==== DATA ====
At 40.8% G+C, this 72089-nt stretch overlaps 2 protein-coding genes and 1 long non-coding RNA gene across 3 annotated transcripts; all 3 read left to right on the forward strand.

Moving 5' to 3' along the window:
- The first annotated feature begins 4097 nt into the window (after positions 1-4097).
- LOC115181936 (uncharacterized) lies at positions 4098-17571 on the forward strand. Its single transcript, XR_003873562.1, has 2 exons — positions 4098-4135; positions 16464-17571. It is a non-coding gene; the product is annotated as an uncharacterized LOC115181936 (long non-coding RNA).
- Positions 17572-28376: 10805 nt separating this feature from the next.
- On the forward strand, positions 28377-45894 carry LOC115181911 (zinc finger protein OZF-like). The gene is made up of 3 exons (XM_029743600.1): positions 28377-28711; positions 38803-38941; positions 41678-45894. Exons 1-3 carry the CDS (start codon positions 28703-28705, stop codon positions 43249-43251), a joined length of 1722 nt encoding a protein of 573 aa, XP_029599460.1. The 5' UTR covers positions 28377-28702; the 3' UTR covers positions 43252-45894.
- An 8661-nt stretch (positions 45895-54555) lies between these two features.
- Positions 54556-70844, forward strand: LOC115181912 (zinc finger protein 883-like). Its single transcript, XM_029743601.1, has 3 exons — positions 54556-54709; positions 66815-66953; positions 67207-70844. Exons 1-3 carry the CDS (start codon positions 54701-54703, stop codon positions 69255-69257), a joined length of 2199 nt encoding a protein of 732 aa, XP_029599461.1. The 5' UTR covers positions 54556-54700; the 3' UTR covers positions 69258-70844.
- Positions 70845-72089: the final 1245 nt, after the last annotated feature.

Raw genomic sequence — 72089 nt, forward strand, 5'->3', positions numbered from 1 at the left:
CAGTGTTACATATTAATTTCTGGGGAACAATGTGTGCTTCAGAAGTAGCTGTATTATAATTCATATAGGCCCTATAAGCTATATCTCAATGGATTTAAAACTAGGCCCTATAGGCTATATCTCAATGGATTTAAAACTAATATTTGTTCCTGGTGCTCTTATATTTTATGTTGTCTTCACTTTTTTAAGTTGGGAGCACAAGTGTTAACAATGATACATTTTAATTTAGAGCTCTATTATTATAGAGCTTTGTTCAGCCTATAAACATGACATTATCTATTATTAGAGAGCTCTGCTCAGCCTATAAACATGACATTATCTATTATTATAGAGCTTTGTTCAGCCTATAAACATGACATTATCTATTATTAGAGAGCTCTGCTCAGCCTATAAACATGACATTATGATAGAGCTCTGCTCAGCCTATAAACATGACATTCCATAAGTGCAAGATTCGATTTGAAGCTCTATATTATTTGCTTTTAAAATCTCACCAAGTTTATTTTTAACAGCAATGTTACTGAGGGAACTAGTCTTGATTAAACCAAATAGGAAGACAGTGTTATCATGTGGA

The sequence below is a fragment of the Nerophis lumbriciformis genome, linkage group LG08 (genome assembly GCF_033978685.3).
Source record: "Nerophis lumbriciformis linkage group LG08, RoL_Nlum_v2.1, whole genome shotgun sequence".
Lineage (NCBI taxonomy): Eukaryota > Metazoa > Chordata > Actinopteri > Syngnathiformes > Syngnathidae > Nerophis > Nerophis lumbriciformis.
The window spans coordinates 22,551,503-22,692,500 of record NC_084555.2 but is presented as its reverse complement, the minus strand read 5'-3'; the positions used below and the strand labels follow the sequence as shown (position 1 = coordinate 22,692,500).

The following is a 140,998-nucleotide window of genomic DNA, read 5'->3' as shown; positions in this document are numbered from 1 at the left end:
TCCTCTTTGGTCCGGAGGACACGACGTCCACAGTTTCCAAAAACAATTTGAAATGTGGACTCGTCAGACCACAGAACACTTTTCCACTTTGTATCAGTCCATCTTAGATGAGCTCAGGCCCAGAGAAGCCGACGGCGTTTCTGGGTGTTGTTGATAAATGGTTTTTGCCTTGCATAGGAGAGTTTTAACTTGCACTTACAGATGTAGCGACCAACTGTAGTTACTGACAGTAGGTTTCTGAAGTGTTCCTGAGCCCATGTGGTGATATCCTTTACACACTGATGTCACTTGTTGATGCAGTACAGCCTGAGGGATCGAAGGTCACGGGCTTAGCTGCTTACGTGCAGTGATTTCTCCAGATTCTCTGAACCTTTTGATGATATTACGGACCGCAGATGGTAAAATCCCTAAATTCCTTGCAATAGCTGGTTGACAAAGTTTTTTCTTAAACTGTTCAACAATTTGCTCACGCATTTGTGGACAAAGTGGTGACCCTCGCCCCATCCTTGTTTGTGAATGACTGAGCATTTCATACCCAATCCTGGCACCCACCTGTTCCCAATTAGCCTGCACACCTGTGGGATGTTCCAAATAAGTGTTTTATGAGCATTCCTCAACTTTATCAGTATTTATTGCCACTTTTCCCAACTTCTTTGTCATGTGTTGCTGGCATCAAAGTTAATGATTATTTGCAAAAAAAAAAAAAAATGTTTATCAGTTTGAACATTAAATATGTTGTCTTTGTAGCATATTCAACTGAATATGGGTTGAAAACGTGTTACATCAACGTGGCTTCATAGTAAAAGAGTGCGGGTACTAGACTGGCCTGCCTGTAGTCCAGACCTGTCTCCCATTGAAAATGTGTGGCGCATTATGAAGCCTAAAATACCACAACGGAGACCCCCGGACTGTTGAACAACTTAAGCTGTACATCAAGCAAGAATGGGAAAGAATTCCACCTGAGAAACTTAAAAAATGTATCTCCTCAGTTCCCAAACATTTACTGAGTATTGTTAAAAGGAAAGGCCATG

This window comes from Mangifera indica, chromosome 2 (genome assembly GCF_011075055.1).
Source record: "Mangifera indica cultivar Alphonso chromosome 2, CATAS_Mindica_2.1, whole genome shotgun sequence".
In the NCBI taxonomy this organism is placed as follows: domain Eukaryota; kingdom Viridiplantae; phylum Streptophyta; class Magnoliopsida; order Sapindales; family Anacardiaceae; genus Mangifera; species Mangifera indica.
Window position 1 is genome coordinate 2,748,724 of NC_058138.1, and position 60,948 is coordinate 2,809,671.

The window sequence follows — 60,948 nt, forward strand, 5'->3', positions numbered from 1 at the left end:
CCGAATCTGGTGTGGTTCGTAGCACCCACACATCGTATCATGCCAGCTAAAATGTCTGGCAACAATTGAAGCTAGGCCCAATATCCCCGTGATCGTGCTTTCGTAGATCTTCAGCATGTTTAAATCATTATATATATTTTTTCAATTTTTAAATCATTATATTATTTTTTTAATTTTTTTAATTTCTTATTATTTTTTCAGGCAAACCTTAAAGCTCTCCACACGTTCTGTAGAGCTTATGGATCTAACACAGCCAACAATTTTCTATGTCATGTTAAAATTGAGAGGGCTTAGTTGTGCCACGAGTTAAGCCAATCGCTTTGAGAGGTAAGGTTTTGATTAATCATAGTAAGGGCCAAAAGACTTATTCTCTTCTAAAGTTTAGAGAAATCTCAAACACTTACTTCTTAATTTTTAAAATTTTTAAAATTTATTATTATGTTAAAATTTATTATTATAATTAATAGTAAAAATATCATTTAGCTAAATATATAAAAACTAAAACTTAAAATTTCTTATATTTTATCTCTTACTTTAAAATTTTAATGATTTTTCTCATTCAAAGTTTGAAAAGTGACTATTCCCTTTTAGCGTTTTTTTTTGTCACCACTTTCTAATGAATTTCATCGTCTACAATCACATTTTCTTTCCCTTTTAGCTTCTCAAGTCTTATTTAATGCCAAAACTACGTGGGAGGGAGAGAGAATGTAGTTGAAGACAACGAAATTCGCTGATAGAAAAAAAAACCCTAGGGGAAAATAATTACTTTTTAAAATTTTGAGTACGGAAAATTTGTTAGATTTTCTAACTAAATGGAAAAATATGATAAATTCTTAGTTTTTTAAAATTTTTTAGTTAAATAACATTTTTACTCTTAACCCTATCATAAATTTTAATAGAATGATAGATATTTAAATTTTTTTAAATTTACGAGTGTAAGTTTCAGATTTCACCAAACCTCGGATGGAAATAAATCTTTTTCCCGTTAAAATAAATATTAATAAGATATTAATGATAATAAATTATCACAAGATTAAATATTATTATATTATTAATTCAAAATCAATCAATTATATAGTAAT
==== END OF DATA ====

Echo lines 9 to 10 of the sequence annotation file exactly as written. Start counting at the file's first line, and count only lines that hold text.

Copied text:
- Positions 70845-72089: the final 1245 nt, after the last annotated feature.

Raw genomic sequence — 72089 nt, forward strand, 5'->3', positions numbered from 1 at the left: